As I noted in today’s Morning Jolt — which I’m writing this week while the inestimable Jim Geraghty is on vacation — the latest “anti-racist” campaign targeting statues for forcible erasure is being directed at the Emancipation Memorial, also known as the Freedmen’s Memorial.
This effort, announced publicly by a mob that intends to tear down the monument tomorrow evening, is also being backed by D.C.’s non-voting congresswoman, Eleanor Holmes Norton, who has raised several ill-founded objections to the memorial’s continued presence in Lincoln Park on Capitol Hill.
The memorial, Holmes Norton avers, is no longer a fitting monument for our times because it failed to “take into account the views of African Americans.” The memorial, it is worth noting, was underwritten by freed slaves; this is, apparently, insufficient evidence that African-American perspectives were consulted in its construction.
Holmes Norton went on to invoke Frederick Douglass himself as a supporter of her cause, insisting that the abolitionist had “in his keynote address at the unveiling of this statue . . . expressed his displeasure with the statue.” The National Parks Service website asserts, too, that Douglass believed the statue perpetuated negative stereotypes, although it offers no citation to clarify what this claim refers to.
The congresswoman appears either to have misread or entirely failed to read the keynote oration that Douglass delivered at the unveiling of the memorial, which was dedicated on the eleventh anniversary of Lincoln’s assassination. Or, perhaps, Holmes Norton simply prefers to ignore the substance and complexity of Douglass’s message in favor of twisting his meaning to suit her purposes.
Here’s just a bit of what Douglass had to say during that oration, which is well worth reading in full:
Let it be told in every part of the Republic; let men of all parties and opinions hear it; let those who despise us, not less than those who respect us, know that now and here, in the spirit of liberty, loyalty, and gratitude, let it be known everywhere, and by everybody who takes an interest in human progress and in the amelioration of the condition of mankind, that . . . we, the colored people, newly emancipated and rejoicing in our blood-bought freedom, near the close of the first century in the life of this Republic, have now and here unveiled, set apart, and dedicated a monument of enduring granite and bronze, in every line, feature, and figure of which the men of this generation may read, and those of after-coming generations may read, something of the exalted character and great works of Abraham Lincoln, the first martyr President of the United States. . . .
Fellow-citizens, ours is no new-born zeal and devotion — merely a thing of this moment. The name of Abraham Lincoln was near and dear to our hearts in the darkest and most perilous hours of the Republic. We were no more ashamed of him when shrouded in clouds of darkness, of doubt, and defeat than when we saw him crowned with victory, honor, and glory. Our faith in him was often taxed and strained to the uttermost, but it never failed. . . . Despite the mist and haze that surrounded him; despite the tumult, the hurry, and confusion of the hour, we were able to take a comprehensive view of Abraham Lincoln, and to make reasonable allowance for the circumstances of his position. We saw him, measured him, and estimated him; not by stray utterances to injudicious and tedious delegations, who often tried his patience; not by isolated facts torn from their connection; not by any partial and imperfect glimpses, caught at inopportune moments; but by a broad survey, in the light of the stern logic of great events, and in view of that divinity which shapes our ends, rough hew them how we will, we came to the conclusion that the hour and the man of our redemption had somehow met in the person of Abraham Lincoln.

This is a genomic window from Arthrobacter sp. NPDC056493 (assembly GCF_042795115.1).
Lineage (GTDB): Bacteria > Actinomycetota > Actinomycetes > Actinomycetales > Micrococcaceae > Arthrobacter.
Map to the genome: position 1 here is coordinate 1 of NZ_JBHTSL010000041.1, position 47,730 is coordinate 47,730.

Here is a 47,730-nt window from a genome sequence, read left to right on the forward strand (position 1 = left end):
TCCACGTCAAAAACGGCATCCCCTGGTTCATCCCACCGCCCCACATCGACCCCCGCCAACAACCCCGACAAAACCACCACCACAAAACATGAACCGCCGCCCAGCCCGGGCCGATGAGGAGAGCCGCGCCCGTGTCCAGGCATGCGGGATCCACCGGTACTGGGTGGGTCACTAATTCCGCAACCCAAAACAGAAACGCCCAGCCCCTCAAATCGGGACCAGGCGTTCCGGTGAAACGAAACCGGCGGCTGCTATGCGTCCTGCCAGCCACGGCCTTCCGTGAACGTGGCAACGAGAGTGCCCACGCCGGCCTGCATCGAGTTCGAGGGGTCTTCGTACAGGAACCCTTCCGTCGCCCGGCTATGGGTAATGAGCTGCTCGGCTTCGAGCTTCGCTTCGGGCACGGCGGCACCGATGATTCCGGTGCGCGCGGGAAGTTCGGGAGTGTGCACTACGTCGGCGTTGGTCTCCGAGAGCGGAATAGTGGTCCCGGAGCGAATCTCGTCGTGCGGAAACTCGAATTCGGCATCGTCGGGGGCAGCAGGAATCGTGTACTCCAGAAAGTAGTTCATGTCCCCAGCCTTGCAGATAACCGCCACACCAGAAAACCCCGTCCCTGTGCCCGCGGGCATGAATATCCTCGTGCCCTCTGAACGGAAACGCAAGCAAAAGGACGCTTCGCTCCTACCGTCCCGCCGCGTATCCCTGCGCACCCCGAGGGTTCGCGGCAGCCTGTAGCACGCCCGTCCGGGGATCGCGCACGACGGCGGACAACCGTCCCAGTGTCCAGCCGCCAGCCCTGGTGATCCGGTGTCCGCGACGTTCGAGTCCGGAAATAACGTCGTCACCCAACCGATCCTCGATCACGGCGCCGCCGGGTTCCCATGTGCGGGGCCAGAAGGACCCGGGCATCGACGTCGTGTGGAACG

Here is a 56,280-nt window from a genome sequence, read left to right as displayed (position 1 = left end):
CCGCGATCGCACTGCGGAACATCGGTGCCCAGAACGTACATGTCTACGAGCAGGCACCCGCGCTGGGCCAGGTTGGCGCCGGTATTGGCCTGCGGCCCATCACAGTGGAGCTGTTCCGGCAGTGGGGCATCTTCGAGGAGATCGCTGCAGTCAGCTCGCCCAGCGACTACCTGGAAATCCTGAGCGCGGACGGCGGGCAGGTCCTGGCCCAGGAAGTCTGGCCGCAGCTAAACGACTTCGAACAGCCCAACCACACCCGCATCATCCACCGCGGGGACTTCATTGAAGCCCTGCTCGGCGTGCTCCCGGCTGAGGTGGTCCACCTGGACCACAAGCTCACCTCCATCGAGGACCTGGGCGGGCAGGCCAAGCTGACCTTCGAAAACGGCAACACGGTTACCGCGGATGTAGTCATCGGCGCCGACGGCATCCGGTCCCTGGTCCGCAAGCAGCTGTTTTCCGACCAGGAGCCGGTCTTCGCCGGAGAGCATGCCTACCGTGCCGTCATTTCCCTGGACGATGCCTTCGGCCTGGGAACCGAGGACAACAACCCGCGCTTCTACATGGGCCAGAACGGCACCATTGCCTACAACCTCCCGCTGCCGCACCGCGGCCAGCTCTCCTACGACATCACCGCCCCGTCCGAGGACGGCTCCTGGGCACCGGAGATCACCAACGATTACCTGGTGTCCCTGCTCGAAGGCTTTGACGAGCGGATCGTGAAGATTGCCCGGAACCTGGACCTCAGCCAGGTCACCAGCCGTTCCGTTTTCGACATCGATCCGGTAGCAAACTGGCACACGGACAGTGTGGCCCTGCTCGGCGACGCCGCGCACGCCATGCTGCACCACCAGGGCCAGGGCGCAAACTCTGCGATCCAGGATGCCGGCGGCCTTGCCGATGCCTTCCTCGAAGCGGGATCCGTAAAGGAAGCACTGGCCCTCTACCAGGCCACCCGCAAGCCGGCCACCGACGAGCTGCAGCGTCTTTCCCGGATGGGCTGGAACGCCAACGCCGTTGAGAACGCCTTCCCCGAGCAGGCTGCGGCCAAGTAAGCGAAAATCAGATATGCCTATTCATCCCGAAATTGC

His remarks were not an entirely uncritical commentary on Lincoln’s career, to be sure. Douglass says, for instance:
It must be admitted, truth compels me to admit, even here in the presence of the monument we have erected to his memory, Abraham Lincoln was not, in the fullest sense of the word, either our man or our model. In his interests, in his associations, in his habits of thought, and in his prejudices, he was a white man. He was pre-eminent the white man’s President, entirely devoted to the welfare of white men. He was ready and willing at any time during the first years of his administration to deny, postpone, and sacrifice the rights of humanity in the colored people to promote the welfare of the white people of this country.
Perhaps this is what Holmes Norton is gesturing at when she claims that Douglass decried the statue. But his speech concludes with this line: “When now it shall be said that the colored man is soulless, that he has no appreciation of benefits or benefactors; when the foul reproach of ingratitude is hurled at us, and it is attempted to scourge us beyond the range of human brotherhood, we may calmly point to the monument we have this day erected to the memory of Abraham Lincoln.”
Are we really meant to believe that these are the words of a man who opposed the existence of the monument or was in some way displeased with it?
Douglass’s remarks need not have been entirely uncritical toward Lincoln for Holmes Norton to be wrong in invoking him as a reason to remove the memorial. And in Douglass’s speech we might find some additional wisdom for our tumultuous moment — chiefly, that history and the men who move it are almost never as simple as angry, indiscriminate mobs would have us believe.